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South-East Asia

Economic crisis and human rights top agenda

Article published on the 2009-02-28 Latest update 2009-02-28 14:15 TU

The development of efficient buffers from the economic storm was at the top of the agenda for the leaders of the ten member-countries of the Association of South East Asian Nations (Asean), taking place in Thailand this weekend. However, human rights issues in the region have made their mark.

Finding ways of riding the economic storm was supposed to be the main issue at the Association of South East Asian Nations summit in Hua Hin Thailand this weekend.

But human rights issues rose to a higher rank with discussions on Friday about setting up an Asean human rights body with a charter, and thanks to a row sparked by the positions of Myanmar and Cambodia.

Delegates and rights groups said that the premier of Myanmar's junta, Thein Sein, and his Cambodian counterpart Hun Sen had refused to join the meeting with civil society representatives, if activists from their own countries were present.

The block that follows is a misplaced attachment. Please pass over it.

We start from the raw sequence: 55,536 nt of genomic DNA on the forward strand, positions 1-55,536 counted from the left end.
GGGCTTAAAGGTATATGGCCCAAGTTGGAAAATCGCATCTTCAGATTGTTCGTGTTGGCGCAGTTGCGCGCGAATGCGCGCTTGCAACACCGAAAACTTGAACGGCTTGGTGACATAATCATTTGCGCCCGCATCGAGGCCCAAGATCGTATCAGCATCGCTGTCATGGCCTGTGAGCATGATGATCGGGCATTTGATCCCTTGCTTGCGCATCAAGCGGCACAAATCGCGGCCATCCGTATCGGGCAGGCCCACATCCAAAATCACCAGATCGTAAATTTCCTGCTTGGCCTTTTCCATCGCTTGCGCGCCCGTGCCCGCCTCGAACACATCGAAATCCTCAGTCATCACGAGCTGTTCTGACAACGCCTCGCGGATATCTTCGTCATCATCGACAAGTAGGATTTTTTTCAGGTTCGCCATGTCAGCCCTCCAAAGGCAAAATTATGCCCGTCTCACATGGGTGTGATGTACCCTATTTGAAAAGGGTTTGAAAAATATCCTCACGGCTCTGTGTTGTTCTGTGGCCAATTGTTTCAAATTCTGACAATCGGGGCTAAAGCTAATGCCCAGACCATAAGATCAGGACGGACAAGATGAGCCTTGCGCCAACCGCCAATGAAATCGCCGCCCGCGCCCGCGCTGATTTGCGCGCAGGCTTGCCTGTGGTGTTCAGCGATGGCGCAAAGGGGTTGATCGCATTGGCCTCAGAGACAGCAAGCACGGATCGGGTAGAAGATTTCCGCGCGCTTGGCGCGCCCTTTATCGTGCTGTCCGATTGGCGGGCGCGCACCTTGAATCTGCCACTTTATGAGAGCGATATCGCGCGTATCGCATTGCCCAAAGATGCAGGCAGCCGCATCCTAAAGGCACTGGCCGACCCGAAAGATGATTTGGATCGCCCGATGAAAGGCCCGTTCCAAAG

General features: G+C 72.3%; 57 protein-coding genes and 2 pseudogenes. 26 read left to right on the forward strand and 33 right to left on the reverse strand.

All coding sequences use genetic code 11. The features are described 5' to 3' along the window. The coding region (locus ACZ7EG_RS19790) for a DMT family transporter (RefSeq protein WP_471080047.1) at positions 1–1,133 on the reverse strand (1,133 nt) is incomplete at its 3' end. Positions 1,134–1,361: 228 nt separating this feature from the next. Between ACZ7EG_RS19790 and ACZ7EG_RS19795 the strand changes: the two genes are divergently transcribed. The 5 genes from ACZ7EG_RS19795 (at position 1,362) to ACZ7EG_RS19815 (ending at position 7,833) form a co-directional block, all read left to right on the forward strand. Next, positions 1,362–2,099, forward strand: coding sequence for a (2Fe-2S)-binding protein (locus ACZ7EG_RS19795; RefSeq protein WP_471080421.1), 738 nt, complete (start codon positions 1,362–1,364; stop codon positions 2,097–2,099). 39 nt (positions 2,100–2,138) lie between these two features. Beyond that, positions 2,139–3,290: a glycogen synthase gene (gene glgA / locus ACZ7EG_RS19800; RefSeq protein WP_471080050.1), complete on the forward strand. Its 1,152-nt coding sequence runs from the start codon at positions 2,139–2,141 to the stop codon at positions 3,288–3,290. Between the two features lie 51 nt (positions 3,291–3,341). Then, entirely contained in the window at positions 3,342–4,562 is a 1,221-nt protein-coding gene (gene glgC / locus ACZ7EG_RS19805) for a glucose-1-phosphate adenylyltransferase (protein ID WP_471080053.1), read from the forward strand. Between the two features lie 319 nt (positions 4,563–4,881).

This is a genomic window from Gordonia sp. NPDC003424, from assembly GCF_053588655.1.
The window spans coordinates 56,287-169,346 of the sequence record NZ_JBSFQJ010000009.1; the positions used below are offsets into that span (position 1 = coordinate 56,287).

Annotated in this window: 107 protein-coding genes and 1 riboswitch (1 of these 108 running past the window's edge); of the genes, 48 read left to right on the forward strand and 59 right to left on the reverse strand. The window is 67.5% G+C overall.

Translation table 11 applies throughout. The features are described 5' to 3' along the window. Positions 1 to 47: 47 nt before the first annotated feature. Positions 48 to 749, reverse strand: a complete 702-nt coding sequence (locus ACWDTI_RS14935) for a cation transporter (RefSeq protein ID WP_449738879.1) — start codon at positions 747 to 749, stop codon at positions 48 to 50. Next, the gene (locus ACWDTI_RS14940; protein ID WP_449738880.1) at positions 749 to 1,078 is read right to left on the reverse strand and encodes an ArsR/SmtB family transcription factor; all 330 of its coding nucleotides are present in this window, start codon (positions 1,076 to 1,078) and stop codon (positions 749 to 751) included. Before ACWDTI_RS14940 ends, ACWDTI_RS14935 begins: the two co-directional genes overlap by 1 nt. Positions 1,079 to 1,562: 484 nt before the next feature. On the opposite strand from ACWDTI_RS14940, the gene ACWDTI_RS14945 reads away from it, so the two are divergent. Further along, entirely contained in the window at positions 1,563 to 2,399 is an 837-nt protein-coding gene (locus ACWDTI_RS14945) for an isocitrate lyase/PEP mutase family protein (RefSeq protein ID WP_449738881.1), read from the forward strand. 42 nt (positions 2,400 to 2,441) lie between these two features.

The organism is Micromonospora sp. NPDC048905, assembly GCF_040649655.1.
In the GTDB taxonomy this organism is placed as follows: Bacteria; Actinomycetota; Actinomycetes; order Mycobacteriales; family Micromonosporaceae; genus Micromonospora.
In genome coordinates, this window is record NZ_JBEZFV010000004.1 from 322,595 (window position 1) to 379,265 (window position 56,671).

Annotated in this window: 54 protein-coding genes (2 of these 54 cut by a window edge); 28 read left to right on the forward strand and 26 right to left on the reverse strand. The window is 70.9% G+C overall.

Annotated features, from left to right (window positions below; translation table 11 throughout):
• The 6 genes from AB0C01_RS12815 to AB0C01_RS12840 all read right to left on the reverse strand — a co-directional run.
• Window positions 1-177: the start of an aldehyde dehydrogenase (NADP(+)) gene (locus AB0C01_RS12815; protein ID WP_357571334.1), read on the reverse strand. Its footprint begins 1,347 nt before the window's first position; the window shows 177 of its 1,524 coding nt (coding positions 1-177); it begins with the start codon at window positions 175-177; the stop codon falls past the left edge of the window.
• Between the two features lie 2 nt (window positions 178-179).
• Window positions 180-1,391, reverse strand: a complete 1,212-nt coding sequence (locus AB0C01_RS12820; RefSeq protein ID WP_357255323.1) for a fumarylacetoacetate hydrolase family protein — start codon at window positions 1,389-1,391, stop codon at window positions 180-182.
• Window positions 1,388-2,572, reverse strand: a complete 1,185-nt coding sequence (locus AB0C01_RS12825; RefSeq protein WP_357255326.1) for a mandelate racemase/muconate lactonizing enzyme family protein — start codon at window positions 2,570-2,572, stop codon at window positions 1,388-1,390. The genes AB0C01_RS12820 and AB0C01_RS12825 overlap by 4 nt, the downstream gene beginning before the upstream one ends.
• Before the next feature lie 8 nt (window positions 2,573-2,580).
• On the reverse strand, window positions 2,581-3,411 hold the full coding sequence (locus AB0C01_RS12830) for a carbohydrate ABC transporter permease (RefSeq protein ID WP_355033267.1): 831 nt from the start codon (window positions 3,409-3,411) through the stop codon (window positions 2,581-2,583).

Khin Omar from Myanmar and chair of the Network for Democracy and Development in Burma (Myanmar since 1989), was one of the two campaigners who was barred from the meeting.

In the end, Thailand's new Prime Minister and host, Abhisit Vejajjiva, did organise a separate meeting with the activists where they were able to air their concerns about human rights in their countries.

Khin Omar told RFI's Bak Thai Quoc at the meeting in Hua Hin that, "it's really frustrating, but ... knowing this Burmese regime's attitude, it was expected... But we hoped that the other leaders would have convinced this regime to listen to civil society for 30 minutes."

Asean has a core policy of non-interference in domestic affairs. The proposed rights body would maintain that and would have no powers to investigate or prosecute rights abusers. It would also stress the right to cultural diversity. 

Abhisit, in a speech at the opening of the summit, describied the proposed human rights body as "big step" towards protecting the fundamental freedoms of the region's 570 million people.

Asean's annual summit is also discussing how to deal with the effects of economic slow down. One member, Singapore, is experiencing its worst recession since independence.

The group hopes that the new free-trade agreement with Australia and New Zealand signed on Friday will help.